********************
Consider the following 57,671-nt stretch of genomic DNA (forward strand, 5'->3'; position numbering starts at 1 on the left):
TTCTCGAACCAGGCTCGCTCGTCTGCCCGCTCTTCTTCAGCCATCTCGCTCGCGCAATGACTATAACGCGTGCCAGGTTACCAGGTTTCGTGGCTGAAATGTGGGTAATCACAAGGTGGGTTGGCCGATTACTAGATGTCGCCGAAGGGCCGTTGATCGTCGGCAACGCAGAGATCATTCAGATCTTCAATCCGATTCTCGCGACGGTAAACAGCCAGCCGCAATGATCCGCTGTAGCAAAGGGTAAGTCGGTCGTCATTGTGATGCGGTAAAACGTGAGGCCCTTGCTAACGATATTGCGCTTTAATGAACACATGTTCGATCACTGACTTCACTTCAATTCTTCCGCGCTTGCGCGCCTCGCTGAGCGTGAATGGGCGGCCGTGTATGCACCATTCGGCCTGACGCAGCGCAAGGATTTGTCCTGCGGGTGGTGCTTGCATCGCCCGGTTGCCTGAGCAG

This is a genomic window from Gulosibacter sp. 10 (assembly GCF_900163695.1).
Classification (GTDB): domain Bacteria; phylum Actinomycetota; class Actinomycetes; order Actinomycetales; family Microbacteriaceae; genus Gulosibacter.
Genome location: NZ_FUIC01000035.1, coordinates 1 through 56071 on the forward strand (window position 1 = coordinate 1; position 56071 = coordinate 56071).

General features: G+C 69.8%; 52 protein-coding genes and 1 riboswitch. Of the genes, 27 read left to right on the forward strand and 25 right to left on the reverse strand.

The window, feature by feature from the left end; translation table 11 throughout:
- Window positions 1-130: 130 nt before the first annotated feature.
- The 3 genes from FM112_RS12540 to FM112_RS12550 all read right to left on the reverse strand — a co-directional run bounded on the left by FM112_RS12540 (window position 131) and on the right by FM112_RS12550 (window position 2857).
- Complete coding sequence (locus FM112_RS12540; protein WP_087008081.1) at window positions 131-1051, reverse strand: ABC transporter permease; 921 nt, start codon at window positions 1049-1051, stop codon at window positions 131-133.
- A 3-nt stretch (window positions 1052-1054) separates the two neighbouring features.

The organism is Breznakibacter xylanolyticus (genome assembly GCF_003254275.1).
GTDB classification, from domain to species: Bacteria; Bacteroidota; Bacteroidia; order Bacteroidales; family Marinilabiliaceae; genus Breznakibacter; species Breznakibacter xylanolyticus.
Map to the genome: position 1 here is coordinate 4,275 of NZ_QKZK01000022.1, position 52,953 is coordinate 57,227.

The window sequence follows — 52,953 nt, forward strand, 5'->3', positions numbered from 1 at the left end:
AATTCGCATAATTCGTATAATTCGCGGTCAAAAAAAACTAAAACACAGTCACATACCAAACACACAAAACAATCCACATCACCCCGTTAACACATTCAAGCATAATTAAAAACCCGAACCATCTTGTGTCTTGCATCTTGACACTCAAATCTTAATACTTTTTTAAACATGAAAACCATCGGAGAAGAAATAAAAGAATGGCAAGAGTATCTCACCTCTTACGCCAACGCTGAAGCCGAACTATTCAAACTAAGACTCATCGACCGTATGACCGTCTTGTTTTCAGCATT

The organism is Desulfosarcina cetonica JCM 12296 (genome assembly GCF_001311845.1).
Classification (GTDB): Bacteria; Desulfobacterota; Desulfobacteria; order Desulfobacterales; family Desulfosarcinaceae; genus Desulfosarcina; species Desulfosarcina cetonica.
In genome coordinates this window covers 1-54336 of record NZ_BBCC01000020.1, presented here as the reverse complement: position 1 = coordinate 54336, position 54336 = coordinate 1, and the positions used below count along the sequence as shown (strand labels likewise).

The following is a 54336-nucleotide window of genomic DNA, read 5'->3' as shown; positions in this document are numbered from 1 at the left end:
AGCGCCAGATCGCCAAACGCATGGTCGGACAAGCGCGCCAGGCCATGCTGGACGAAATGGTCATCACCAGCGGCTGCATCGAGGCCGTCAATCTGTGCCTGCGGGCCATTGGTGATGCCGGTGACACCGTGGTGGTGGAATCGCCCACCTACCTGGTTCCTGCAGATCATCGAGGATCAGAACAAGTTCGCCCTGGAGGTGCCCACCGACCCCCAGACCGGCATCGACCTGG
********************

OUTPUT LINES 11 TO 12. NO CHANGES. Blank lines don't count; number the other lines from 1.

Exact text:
- A 3-nt stretch (window positions 1052-1054) separates the two neighbouring features.

The organism is Breznakibacter xylanolyticus (genome assembly GCF_003254275.1).